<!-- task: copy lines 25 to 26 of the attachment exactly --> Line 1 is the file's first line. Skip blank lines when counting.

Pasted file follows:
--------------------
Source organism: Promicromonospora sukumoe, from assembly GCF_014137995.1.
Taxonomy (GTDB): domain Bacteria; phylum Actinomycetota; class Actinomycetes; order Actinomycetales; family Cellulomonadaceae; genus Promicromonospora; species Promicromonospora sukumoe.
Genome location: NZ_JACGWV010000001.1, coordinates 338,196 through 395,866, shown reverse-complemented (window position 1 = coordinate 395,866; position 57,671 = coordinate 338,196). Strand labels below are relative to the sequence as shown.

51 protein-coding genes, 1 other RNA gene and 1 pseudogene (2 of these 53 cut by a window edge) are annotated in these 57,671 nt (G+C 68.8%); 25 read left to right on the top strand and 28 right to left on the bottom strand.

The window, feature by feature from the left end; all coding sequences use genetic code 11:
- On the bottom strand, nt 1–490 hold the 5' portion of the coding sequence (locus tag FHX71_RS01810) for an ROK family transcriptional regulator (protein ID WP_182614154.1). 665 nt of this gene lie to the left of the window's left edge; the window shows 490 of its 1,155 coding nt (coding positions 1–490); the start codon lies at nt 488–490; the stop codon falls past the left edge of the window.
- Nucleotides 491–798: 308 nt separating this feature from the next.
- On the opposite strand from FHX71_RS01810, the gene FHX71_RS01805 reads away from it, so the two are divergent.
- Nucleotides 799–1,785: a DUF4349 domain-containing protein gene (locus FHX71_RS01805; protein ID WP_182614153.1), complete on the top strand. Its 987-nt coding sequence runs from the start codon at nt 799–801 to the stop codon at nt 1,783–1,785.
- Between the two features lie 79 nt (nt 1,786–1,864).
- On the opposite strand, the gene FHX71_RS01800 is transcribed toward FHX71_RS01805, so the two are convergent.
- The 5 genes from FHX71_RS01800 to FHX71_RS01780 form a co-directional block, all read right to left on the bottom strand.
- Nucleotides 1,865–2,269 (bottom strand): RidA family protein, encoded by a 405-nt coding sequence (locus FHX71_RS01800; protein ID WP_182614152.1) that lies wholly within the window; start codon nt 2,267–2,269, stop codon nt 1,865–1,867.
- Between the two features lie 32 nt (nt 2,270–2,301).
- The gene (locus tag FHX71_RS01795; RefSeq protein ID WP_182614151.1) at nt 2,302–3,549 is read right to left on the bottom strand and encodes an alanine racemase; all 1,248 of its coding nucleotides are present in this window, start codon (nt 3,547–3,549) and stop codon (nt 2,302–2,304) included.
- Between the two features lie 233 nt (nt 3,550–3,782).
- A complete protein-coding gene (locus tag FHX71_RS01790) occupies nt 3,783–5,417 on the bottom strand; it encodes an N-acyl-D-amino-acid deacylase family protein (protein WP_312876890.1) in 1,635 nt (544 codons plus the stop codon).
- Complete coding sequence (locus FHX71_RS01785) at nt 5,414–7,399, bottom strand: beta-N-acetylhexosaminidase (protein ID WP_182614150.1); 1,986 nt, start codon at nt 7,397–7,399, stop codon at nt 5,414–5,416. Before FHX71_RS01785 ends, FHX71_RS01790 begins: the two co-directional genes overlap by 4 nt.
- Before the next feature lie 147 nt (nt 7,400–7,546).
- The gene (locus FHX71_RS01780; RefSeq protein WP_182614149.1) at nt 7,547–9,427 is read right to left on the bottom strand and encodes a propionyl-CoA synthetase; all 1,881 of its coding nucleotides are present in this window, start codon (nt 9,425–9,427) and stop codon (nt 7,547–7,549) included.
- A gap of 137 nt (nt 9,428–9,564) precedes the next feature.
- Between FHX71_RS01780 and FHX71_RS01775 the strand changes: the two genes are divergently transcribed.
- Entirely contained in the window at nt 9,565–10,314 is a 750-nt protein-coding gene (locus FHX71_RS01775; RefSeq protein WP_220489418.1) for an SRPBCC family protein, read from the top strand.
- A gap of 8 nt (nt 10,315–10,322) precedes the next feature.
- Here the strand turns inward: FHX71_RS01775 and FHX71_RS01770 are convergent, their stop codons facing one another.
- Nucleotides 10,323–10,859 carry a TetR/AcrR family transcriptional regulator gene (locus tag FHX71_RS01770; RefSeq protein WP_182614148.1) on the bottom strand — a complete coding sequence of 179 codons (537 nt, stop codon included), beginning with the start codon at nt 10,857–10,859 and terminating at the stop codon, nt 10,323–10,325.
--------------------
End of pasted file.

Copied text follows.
- Here the strand turns inward: FHX71_RS01775 and FHX71_RS01770 are convergent, their stop codons facing one another.
- Nucleotides 10,323–10,859 carry a TetR/AcrR family transcriptional regulator gene (locus tag FHX71_RS01770; RefSeq protein WP_182614148.1) on the bottom strand — a complete coding sequence of 179 codons (537 nt, stop codon included), beginning with the start codon at nt 10,857–10,859 and terminating at the stop codon, nt 10,323–10,325.